Plummeting down past Dover Castle, we then had to climb back up onto the cliffs on the Chalk and Channel Way. We passed a couple of sound mirrors, concave concrete structures which were used to pick up faraway sounds during WWII by highly trained interpreters. There are a lot of reminders of military history along this stretch of the route. We spotted a Battle of Britain memorial and pillboxes silhouetted against the golden evening sky.

Our only battle that evening would be with the aforementioned hill out of Folkestone, to reach the farmhouse B&B at Beachborough Park. Just as Pinocchio was being settled on the mantelpiece to watch over us as we slept, the electric lights started to flicker slightly. A slight shiver went down my spine – it felt like the beginning of a horror film…



Cycling UK’s videographer, Rob Spanring, in woodlands near Wye.

Dungeness and flagons

Fortunately we all awoke safe and sound. Circling around Folkestone, we dropped down to the coast again to cruise along more coastal promenades to Kent’s south-eastern point at Dungeness.

Dungeness National Nature Reserve is a unique and peculiar place. It’s the largest expanse of shingle in Europe, and while it may appear empty and desolate, it’s a rare habitat for a large number of plant and bird species. In this sparse landscape sit several incongruous sights, including a miniature railway, the hulking grey mass of a nuclear power station, wooden fishing cabins converted into houses, and the amazingly popular Dungeness Fish Shack. It’s one of the strangest places that I’ve ever been.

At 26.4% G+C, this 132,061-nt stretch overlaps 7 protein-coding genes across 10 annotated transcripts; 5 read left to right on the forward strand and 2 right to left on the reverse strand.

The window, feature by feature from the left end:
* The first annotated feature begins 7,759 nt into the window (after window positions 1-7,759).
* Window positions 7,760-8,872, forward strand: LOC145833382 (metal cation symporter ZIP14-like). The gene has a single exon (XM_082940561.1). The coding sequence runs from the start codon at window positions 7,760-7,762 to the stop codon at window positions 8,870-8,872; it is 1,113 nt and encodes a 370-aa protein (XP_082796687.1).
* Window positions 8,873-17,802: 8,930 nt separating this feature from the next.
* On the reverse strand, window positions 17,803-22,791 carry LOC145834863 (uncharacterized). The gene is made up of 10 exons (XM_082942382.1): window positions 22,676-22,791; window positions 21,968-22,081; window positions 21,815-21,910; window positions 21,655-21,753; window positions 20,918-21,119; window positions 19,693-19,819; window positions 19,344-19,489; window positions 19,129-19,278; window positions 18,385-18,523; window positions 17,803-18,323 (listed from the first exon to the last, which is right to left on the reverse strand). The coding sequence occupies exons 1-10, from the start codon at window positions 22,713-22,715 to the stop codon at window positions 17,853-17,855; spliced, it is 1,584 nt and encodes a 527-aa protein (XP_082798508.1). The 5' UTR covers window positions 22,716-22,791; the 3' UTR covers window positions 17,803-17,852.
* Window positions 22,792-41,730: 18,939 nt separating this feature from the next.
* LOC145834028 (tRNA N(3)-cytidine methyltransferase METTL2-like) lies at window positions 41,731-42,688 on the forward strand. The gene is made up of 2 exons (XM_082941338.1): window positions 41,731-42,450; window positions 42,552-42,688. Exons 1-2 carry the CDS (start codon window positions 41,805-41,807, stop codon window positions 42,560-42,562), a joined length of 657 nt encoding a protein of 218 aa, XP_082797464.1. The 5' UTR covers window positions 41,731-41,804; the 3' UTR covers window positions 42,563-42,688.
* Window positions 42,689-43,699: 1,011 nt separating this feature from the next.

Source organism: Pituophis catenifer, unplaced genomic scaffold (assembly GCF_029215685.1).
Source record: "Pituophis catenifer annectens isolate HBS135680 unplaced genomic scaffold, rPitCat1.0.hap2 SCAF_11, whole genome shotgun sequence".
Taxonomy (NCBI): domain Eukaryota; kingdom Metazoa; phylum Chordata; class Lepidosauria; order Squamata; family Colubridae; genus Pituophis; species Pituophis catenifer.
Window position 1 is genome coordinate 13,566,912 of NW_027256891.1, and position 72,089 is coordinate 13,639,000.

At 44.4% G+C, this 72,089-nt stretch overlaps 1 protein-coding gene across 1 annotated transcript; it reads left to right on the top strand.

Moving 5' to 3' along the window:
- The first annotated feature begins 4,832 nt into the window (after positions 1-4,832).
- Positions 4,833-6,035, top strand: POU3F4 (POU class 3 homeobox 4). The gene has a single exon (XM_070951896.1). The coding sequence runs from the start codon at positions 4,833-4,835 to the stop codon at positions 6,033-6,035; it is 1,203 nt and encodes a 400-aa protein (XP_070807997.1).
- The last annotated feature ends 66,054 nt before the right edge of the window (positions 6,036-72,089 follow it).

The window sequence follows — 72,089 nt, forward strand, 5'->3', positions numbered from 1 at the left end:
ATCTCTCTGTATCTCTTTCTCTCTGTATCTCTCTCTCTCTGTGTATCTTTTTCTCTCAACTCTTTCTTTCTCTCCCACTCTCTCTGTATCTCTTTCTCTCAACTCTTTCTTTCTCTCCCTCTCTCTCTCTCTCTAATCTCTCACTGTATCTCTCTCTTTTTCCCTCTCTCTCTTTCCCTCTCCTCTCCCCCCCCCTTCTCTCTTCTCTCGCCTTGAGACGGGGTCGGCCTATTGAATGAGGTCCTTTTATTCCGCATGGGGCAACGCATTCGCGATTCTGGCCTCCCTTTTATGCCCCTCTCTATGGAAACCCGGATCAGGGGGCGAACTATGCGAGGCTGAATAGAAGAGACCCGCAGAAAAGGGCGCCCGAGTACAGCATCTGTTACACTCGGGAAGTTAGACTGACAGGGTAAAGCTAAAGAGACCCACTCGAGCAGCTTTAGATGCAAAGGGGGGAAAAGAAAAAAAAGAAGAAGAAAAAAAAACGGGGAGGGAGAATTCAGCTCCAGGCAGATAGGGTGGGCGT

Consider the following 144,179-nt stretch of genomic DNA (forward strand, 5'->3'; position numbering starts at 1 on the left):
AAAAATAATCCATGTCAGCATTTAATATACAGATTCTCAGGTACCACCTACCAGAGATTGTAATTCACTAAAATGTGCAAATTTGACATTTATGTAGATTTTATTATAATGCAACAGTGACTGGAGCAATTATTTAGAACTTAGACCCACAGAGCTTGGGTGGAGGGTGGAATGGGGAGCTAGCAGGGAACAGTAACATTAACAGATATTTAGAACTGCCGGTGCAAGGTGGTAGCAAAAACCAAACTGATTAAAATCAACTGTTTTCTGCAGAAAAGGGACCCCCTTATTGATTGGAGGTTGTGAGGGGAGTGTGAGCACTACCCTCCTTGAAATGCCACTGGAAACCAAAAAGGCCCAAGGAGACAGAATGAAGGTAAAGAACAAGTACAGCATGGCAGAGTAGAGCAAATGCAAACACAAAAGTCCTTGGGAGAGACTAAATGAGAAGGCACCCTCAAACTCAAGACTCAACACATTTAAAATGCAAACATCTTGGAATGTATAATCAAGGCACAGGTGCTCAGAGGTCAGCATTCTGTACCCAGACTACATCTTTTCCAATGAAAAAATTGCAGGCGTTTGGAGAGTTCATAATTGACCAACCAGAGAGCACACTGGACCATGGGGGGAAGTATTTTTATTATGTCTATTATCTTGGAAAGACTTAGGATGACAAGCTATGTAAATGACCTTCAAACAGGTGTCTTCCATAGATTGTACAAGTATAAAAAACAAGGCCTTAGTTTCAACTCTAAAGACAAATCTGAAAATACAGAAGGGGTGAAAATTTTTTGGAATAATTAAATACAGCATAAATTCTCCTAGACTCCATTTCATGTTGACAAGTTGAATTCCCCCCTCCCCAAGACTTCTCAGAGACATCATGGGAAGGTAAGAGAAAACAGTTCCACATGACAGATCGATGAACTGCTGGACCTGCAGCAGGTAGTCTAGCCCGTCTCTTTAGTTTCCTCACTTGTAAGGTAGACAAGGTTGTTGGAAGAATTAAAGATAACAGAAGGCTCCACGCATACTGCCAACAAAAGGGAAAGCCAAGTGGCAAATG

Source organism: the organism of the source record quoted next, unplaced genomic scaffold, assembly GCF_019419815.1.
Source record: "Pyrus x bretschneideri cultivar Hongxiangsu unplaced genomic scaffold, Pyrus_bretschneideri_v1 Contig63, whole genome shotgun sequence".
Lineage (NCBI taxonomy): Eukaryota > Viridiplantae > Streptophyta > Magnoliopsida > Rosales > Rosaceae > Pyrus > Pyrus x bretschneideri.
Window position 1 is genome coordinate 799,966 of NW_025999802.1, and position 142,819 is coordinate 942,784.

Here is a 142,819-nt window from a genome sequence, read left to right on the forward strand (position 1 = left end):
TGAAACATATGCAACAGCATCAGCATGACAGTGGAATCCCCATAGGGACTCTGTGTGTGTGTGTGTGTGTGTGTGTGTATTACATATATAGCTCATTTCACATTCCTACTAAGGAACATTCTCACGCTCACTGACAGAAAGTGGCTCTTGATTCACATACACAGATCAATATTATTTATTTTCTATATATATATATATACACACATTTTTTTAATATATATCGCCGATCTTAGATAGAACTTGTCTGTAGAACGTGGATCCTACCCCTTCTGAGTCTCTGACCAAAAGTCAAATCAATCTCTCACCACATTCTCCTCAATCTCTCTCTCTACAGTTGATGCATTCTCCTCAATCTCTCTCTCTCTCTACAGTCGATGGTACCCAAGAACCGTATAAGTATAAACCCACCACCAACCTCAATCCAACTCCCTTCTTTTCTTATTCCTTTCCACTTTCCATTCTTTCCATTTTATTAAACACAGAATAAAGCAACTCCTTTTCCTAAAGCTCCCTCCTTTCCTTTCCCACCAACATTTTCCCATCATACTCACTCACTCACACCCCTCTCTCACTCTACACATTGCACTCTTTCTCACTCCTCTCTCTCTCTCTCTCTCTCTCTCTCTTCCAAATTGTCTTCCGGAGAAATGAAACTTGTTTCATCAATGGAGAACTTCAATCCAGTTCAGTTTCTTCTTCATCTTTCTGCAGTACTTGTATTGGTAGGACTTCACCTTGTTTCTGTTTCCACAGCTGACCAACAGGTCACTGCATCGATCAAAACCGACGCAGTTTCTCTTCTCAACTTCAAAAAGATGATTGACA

Passing the beach at Camber Sands, the wind had dropped and we felt we really ought to manage a swim. Despite the sunshine, the incredibly cold water reminded us in no uncertain terms that it was only mid-March. Thankfully there was a coffee hut with excellent cake to fortify us afterwards. It wasn’t long before we were climbing through the majestic mediaeval archway into Rye and exploring the pretty cobbled streets. We made the mistake of saying to a curious local that we were doing a tour of Kent and he indignantly responded that we were in East Sussex now. The fortified town of Rye, he said, “has been defending itself from invaders trying to claim it for centuries!”



Vedangi Kulkarni and Sophie Gordon at Reculver Roman Fort.

We made our apologies and beat a hasty retreat for our final section of the day, a loop around Rye Harbour Nature Reserve. It felt magical in the hazy golden light as we watched our shadows stretch away from us towards the sea glimmering with pink and orange.

We were staying that night at the Charles Palmer Vineyard near Winchelsea, which had kindly offered a place to pitch camp in their field. This was our only night sleeping outdoors, and as the temperature dropped during the final miles the prospect became less and less appealing. We were lucky, however, that the owner of the vineyard took pity on us and opened up the wine tasting room for us to sleep on the floor, with the luxuries of a rug and a wood-burning stove. Of course, it was only polite to buy a bottle to sample while we were there. Jordan took it one step further and ambitiously decided he could take two home as gifts if he squeezed one in each of his fork bags.



Will Meyer (Brother Cycles) tops up his water

Garden of England

The morning coated everything in beautiful sparkling frost, and the bitter cold made us very thankful to have slept in a cosy room (especially those who only had bivvy bags). It soon warmed up as we set off for the final morning of riding, heading inland back to Wye.